Puteri Umno fondly reflects on the past

Puteri Umno chief Zahida Zarik Khan attributes her party’s dismal showing at the last general election to its adversaries launching personal attacks against Najib, the party’s “most effective weapon”. – The Malaysian Insight pic by Seth Akmal, January 14, 2023.

Commentary by Mustafa K. Anuar

IN the aftermath of the last general election – in which Barisan Nasional, particularly Umno, was on the receiving end of an absolute drubbing – leaders of the grand old party rightly called for concerted efforts to win back the voters.

Hence, in the ongoing Umno general assembly, there were calls for the party to purge itself of traitors to achieve unity of purpose and gain the confidence of supporters, as well as ordinary Malaysians.

Other Umno delegates, such as Khairy Jamaluddin, are keen to strengthen the party through democratic practices.

That is why he, known to be vying for the party’s top post, objected to a decision made by 140 Umno division leaders to disallow the contest for the positions of president and deputy president.

While many delegates felt the need for the party to move forward, Puteri Umno chief Zahida Zarik Khan instead reportedly chose to harken back to the party’s harrowing past.

Spanish-American philosopher George Santayana once said: “Those who cannot remember the past are condemned to repeat it”.

Zahida would have done the right thing had she looked into the party’s recent past and consciously learned from the mistakes it made.

Instead, she romanticised the era when “Bossku”, referring to Najib Razak, was helming Umno and the country.

She reminded the Umno Puteri delegates that people missed someone like Najib only after he left the scene, just like the legendary Malay warrior Hang Tuah.

It is strange that “kleptocrat”, the term that has caused a stir internationally, did not ring a bell as far as she was concerned.

Najib, who is now serving a 12-year prison sentence, was depicted by Zahida as a victim of character assassination. His incarceration was meant to weaken Umno, she insisted.

It appears that she is oblivious to the fact that three Malaysian courts – the High Court, Court of Appeal and the Federal Court – had found the former prime minister guilty of diverting the funds from SRC International, part of the 1Malaysia Development Berhad (1MDB) public investment fund, into his personal bank accounts.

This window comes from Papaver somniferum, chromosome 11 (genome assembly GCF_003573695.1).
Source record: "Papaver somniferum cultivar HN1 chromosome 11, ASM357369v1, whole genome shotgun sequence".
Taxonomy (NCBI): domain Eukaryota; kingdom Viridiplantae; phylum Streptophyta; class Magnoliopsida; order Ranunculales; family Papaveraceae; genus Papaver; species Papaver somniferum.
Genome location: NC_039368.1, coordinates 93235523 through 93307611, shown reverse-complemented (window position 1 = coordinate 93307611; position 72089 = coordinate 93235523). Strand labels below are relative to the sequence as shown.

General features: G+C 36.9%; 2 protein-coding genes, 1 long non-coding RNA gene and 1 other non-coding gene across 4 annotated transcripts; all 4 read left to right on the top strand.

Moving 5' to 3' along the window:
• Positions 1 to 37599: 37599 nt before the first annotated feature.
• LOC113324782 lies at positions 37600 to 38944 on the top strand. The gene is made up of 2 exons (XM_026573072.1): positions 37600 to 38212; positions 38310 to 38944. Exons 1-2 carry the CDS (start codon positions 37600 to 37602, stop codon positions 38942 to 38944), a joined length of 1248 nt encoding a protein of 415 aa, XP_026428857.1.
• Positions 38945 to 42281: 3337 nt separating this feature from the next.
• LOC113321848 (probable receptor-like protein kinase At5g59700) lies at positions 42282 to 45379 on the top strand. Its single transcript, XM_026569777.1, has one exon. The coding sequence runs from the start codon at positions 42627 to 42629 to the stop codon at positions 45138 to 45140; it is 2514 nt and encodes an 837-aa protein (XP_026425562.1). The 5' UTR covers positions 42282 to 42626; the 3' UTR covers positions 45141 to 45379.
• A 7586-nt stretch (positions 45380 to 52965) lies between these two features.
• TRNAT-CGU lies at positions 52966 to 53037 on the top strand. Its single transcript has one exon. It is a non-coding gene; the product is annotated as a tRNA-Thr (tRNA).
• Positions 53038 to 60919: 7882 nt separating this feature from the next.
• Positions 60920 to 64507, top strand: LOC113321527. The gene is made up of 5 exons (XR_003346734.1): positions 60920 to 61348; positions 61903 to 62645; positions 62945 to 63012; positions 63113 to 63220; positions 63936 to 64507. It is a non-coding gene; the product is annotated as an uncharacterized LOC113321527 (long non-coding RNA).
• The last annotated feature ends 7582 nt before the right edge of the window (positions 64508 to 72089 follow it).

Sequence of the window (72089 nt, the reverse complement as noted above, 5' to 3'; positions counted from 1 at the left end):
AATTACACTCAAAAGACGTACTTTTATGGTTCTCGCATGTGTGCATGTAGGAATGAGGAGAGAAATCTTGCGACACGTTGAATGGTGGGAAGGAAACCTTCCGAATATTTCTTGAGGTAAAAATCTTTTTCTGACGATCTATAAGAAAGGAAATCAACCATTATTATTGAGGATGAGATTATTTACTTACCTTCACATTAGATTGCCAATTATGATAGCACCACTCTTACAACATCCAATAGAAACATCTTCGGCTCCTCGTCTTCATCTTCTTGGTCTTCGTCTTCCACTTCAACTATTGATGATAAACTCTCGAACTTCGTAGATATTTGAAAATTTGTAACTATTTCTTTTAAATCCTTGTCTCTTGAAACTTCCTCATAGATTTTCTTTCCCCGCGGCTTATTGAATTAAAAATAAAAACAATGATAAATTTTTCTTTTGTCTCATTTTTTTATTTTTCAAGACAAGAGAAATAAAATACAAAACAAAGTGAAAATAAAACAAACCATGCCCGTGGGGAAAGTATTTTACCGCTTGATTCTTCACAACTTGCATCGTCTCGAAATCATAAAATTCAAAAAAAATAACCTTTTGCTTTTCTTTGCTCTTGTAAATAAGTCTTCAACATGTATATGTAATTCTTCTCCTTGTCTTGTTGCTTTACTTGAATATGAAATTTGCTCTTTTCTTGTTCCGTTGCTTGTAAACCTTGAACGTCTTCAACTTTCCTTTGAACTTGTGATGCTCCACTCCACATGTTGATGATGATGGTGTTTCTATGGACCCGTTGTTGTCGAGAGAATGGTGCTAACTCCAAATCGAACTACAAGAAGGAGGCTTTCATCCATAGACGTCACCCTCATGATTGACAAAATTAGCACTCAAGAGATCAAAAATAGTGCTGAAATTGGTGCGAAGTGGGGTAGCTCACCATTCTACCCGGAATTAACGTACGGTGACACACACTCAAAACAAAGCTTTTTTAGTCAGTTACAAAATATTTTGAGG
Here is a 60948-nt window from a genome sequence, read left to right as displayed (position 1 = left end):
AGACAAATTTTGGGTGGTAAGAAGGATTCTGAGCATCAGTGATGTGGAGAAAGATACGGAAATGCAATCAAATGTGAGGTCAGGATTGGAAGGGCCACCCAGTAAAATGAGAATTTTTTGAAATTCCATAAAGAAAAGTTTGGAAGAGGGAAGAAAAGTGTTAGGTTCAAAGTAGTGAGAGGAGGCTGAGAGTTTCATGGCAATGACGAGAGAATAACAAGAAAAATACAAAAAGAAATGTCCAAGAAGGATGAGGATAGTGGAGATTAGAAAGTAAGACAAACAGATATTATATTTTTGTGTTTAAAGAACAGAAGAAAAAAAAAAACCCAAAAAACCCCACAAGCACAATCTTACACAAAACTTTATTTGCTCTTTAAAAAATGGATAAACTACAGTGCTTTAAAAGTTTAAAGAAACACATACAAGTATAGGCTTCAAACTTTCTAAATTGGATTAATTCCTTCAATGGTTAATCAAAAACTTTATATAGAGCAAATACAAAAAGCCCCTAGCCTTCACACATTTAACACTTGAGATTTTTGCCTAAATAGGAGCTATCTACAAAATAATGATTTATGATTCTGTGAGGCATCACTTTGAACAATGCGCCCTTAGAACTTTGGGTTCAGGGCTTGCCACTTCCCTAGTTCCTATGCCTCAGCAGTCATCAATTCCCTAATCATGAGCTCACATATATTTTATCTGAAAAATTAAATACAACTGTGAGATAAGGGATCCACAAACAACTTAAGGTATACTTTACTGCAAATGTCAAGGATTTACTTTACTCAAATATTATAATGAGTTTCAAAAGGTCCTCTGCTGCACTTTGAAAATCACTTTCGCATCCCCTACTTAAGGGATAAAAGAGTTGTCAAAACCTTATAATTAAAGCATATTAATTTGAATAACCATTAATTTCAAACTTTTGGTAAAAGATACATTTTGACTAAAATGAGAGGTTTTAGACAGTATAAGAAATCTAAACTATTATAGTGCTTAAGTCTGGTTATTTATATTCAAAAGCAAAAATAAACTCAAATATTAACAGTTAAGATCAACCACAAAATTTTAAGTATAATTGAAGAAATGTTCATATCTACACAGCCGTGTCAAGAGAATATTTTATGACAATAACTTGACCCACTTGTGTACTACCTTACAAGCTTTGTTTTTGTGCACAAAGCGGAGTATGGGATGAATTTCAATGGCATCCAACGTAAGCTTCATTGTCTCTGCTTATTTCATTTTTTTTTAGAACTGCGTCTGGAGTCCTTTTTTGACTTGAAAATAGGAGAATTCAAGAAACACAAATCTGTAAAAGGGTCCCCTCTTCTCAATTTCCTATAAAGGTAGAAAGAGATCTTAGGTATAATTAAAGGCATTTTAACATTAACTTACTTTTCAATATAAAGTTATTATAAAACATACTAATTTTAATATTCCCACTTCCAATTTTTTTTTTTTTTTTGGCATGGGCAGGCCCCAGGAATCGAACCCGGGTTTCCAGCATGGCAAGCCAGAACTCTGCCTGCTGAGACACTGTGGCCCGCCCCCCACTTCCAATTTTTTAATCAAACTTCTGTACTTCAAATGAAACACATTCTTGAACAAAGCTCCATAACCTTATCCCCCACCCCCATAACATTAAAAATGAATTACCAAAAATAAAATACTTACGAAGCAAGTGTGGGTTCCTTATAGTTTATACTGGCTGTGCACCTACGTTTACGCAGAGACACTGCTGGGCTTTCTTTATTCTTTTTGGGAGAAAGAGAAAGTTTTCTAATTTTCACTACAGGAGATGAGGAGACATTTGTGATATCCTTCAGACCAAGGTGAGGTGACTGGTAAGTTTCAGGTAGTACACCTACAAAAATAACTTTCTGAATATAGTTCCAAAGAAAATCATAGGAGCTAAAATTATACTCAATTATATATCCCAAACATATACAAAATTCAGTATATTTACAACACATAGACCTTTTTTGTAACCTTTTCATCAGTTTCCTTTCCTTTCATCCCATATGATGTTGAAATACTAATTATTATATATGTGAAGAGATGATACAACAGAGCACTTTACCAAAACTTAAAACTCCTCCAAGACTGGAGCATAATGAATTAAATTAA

She attributed her party’s dismal showing at the last general election to its adversaries launching personal attacks against Najib, the party’s “most effective weapon”.

Denying such a blot on the party’s history will, like some other delegates, hinder Zahida’s ability to move on in order to rebuild and strengthen Umno.

You would think that the likes of Zahida would help make their party more relevant to fellow Malaysians by seeking ideas and solutions, when presented with the various challenges of contemporary Malaysia and the needs of the country’s youth.

There are issues of gender discrimination in certain professions, rampant corruption, education, unemployment, global recession, poverty, climate change, violation of human rights etc that Puteri Umno may want to examine critically.

You would hope that Puteri Umno is driven by an idealism that would ordinarily guide individuals to think of the best for people and society.

Speaking of youth reminds us of what an Umno Wanita delegate said about raising the voting age to 23, as opposed to the current 18 and the product of the Undi18 initiative that first bore fruit in the last general election.

Zahida should be concerned about this delegate’s logic. She did not think highly of young adults because she felt that they lacked maturity and understanding about elections, government and the democratic system.

The delegate’s assessment of the young does not sound fair, in what was too sweeping a statement.

That said, the antics and thinking of certain politicians, who have passed the 23-age mark, makes you wonder whether immaturity may not necessarily be the preserve of the young. – January 14, 2023.

Sign up or sign in here to comment.